Georgia Senate Bill 440
MetadataShow full item record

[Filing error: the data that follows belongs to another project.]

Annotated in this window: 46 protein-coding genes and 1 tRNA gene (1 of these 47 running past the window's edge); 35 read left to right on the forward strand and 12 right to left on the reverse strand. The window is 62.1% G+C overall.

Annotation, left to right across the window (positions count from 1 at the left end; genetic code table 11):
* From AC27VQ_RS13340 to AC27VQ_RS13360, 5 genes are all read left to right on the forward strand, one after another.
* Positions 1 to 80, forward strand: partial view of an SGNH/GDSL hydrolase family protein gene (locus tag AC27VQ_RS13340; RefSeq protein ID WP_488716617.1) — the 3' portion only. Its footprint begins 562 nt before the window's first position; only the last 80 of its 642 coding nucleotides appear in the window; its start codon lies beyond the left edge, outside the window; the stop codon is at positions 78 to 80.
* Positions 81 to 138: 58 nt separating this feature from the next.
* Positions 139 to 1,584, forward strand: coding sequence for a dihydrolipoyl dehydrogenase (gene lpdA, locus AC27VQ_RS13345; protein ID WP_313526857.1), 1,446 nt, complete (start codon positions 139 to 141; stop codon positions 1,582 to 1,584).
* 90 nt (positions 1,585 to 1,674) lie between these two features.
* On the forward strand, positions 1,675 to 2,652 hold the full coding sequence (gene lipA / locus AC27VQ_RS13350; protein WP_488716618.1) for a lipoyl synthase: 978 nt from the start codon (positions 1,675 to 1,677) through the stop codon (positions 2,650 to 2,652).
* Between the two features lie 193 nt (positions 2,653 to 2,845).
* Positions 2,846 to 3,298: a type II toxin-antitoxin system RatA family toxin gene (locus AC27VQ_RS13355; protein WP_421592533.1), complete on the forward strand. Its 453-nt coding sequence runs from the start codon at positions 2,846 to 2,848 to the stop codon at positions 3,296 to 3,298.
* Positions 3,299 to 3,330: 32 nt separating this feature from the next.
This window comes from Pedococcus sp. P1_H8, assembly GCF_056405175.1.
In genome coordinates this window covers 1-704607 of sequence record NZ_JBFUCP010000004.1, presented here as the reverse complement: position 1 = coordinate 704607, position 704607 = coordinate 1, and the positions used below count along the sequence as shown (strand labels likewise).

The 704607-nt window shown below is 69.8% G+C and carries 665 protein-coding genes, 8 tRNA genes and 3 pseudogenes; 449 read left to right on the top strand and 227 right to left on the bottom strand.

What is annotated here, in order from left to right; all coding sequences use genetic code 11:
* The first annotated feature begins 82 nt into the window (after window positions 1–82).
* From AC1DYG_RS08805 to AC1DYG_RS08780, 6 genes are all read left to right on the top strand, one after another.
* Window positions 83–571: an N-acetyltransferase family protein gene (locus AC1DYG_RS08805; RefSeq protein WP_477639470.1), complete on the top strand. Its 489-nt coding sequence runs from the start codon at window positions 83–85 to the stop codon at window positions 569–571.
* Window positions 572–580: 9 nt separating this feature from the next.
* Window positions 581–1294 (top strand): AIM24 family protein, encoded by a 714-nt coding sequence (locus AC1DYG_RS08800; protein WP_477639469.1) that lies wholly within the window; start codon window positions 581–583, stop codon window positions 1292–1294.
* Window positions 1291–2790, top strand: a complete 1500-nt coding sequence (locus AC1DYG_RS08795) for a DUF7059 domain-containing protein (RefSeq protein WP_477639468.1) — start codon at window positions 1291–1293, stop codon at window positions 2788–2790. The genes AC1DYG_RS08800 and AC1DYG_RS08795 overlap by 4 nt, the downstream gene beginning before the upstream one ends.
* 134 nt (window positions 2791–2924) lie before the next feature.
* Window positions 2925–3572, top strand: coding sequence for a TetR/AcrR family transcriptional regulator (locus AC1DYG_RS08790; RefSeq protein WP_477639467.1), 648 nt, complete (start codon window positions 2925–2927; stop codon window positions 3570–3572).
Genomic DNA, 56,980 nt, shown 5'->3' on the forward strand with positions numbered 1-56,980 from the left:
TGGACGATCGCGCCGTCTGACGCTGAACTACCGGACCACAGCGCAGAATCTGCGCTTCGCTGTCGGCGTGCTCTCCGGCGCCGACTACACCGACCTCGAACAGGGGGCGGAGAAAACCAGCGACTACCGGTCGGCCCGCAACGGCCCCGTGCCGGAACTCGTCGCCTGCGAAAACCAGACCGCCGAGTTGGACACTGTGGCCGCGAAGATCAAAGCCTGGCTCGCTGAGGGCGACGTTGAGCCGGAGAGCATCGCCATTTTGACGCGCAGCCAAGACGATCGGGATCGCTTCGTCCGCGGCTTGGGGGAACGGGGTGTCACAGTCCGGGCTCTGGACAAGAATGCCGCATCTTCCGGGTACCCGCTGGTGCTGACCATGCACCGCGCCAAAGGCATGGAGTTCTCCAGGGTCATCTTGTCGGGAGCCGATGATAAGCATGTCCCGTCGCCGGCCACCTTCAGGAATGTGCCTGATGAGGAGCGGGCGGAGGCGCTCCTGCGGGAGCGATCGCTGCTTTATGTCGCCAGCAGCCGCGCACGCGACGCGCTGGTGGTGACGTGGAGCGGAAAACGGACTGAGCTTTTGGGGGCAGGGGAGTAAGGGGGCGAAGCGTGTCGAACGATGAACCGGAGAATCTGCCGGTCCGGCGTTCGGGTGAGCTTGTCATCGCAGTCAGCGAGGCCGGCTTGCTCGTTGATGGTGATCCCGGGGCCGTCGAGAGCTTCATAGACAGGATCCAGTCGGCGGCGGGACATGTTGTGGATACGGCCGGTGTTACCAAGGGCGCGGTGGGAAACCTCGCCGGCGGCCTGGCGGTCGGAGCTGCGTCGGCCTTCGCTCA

In response to the increasing number of violent crimes committed by youth, states began to pass laws that charged youth who committed such heinous acts as adults. Georgia was not an exception, The Juvenile Justice Reform Act, also known as Georgia Senate Bill 440, was passed into law in 1994. This law stated, in part that youth ages 13-17 who commit one of the following seven offenses murder; voluntary manslaughter; rape; aggravated sexual battery; aggravated child molestation; and robbery, if committed with a firearm would be charged as an adult. This study examined the possible contributing factors (i.e., race, academic achievement, geographic residence and income) of youth being waived to superior court and charged as adults in the State of Georgia. Secondary data were utilized with an N= 5819 from the Georgia Department of Juvenile Justice. Also recidivism rates were compared between youth who received waivers and those who were processed in juvenile court. Results indicated that race and geographic residence were variables that indicated the likelihood of a youth being waived to Superior Court. When recidivism rates were analyzed the results indicated that those youth who were waived to Superior Court were less likely to recidivate when compared to youth who were processed in Juvenile Court.